404 NotFound - when media space becomes really useful
Posted on 1 Feb 2016 by Administrator
Wij hebben onze "Not Found" pagina een betere bestemming gegeven.
Alleen al in de Europese Unie worden duizenden kinderen nog steeds vermist. Door op de Not Found (error 404) pagina automatisch een foto van een vermist kind op elke 404-pagina van de site te plaatsen vinden we hen samen terug.
Meer info op www.notfound.org
Turning Not Found Pages into Social Good
250,000 children are reported missing every year in Europe—one every two minutes. To help these kids and their families, Missing Children Europe and the creative agency Famous launched NotFound; a project allowing website owners to automatically insert a poster of a missing child on every "not found" page on their site. They use Amazon Cloud Computing services, Amazon Web Services (AWS), to make it possible.
In AWS we found the solid hosting partner with global infrastructure that we needed to expand the project.
- Laurent Dochy, digital creative director at Famous
As of today, more than 3,000 European websites from seven European countries, including the UK, have signed up, and over 13 million missing children posters have gone live—more than 40,000 every day. Discussions are underway to implement NotFound in the US and Canada.
Where did this innovative idea come from? "I was sitting at home, where many of the best ideas are born," explains Laurent Dochy, digital creative director at Famous. "My girlfriend was watching a police TV show about missing people. At the same time I was browsing online and a 404 error page came up. I looked at the TV screen, then back at the error page and I realized that missing people and not found pages could be combined. I wasn't looking for the idea, it just found me."
The NotFound project launched in Belgium in September 2012, and the buzz immediately surpassed Belgian borders. "We received thousands of emails and tweets from all over the world from people asking when the project would be available in their countries." Going international was no easy task, as there is no unified database for handling missing children cases.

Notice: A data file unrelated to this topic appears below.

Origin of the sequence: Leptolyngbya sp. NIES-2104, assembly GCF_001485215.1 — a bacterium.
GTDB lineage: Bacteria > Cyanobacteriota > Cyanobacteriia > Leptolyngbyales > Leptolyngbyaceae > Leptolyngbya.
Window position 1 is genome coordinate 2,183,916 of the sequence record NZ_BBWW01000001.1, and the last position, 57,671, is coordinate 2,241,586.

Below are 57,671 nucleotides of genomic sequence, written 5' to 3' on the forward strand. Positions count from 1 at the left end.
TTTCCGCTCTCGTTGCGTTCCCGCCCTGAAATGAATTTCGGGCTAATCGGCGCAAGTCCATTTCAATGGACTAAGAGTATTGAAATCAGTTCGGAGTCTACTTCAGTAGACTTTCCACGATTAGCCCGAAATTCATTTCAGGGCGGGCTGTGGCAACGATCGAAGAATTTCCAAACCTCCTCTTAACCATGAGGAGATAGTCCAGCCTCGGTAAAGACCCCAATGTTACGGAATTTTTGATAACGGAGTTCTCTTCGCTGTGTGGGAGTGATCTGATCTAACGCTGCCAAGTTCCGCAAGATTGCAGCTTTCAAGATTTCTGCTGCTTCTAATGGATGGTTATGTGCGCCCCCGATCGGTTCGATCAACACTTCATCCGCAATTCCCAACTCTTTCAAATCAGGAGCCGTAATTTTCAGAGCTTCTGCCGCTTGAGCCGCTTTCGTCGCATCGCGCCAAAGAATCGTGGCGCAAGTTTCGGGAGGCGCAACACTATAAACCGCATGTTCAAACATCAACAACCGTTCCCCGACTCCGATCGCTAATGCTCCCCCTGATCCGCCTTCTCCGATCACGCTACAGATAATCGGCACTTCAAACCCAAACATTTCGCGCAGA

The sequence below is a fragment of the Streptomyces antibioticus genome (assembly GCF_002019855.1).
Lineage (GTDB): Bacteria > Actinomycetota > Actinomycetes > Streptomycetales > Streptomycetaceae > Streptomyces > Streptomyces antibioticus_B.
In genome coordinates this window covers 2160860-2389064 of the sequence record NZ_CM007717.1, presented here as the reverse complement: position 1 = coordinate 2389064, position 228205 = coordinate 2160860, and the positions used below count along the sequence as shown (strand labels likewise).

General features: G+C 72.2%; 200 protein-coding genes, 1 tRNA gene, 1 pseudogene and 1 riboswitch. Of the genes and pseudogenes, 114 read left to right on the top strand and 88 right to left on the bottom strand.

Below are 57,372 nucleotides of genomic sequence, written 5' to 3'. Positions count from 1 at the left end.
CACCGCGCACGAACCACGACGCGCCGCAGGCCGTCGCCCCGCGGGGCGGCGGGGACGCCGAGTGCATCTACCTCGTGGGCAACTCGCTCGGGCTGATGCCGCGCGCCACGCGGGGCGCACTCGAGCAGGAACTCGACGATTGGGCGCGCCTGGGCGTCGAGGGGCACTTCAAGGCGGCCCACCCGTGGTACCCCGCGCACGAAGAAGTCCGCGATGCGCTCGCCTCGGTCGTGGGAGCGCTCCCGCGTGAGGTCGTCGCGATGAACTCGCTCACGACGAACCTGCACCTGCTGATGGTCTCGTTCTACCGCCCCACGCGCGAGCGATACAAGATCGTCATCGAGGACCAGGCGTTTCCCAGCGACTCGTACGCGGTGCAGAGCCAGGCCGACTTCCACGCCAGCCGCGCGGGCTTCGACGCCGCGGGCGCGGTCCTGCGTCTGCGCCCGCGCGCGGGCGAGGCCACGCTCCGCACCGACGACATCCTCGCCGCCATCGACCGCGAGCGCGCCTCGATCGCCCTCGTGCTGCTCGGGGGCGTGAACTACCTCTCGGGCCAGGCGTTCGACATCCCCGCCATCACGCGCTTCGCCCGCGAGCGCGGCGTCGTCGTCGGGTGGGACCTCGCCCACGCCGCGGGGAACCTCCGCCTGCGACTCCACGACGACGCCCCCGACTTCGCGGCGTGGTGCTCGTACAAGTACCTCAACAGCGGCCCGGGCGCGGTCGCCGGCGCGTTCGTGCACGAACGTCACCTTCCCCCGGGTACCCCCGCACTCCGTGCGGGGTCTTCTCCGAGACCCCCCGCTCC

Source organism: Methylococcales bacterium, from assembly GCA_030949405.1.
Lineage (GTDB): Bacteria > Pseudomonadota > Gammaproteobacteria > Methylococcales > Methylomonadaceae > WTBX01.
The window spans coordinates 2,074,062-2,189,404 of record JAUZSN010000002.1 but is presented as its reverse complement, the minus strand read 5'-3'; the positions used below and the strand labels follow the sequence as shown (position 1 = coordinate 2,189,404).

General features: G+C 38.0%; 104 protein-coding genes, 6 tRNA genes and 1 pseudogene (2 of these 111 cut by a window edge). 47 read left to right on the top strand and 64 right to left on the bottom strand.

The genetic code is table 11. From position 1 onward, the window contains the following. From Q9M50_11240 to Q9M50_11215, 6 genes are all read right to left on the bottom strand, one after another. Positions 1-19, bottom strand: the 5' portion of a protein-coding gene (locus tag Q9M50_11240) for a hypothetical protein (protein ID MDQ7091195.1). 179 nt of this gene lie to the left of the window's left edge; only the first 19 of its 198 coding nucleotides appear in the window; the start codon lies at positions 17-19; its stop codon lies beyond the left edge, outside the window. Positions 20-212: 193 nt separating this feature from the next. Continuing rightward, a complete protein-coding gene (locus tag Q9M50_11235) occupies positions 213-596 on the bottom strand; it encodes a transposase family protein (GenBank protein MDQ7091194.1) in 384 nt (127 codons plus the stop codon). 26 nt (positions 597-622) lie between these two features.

The technology also proved challenging: "If posters didn't appear quickly on the error page, users would click 'back' and miss the information," explains Laurent. It was necessary to feature local cases in each one of the countries where error pages were to be displayed, which made the need for a robust technological solution even more critical. This is where AWS came into play—NotFound uses Amazon's Cloud Computing solutions to run all its data storage and handle traffic: "In AWS we found the solid hosting partner with global infrastructure that we needed to expand the project," Laurent explains. AWS is providing this service free of charge.
What difference is the NotFound project making? First of all, the campaign is raising awareness about an organization that can bring hope and support to missing children and their families: "Thanks to the NotFound project, people affected by a tragedy of this type realize there is someone out there who can help," says Delphine Moralis, Secretary General of Missing Children Europe. Secondly it provides exposure for local missing cases to internet users from all over the world, who might have useful information.
For Delphine, the success of the NotFound initiative underlines that "there is great deal of good in people—if you provide the right tools, they will help."
"Children go missing every day and there are ways to bring them back home," explains Delphine. "By working together, we can make it happen."